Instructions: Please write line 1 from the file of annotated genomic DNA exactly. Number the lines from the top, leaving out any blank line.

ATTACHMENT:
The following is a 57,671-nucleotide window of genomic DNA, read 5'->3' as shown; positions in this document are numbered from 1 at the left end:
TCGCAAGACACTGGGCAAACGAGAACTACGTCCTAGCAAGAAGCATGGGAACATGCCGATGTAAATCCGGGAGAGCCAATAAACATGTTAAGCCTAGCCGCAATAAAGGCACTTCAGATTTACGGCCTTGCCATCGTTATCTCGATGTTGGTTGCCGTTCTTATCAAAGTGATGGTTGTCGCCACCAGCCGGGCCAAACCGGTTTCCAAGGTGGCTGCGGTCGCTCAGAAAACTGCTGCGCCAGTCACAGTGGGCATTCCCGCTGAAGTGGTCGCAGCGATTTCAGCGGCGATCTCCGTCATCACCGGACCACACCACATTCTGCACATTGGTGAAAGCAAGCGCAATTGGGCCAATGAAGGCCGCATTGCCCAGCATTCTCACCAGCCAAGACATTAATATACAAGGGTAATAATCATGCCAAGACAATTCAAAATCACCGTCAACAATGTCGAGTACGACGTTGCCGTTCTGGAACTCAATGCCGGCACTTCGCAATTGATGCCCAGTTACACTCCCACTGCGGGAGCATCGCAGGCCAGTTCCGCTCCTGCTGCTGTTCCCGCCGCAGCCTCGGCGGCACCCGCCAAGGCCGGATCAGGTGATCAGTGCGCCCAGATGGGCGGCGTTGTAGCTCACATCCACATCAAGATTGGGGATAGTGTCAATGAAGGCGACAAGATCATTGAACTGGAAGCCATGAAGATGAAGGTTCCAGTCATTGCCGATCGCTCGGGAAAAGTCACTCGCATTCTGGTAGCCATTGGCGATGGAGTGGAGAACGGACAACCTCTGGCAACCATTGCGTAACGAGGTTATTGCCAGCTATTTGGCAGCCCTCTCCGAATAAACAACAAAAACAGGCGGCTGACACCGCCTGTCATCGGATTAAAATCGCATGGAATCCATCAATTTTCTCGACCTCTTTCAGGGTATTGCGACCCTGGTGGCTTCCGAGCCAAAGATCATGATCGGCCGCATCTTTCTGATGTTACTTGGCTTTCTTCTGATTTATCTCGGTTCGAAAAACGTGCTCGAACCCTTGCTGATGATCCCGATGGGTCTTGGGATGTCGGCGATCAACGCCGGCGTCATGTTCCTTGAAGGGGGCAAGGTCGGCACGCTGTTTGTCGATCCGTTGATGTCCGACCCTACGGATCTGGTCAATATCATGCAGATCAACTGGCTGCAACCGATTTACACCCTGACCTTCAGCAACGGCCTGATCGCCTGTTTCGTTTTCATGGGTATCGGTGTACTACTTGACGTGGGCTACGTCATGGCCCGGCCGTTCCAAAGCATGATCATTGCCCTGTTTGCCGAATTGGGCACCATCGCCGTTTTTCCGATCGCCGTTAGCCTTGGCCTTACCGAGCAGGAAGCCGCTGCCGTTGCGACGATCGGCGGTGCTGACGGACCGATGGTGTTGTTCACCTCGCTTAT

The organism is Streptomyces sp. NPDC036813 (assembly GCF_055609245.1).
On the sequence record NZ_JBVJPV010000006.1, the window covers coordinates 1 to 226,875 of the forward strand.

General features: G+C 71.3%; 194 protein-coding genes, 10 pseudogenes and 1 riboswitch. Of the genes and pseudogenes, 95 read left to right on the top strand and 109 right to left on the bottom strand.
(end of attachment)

The following is a 57,671-nucleotide window of genomic DNA, read 5'->3' as shown; positions in this document are numbered from 1 at the left end: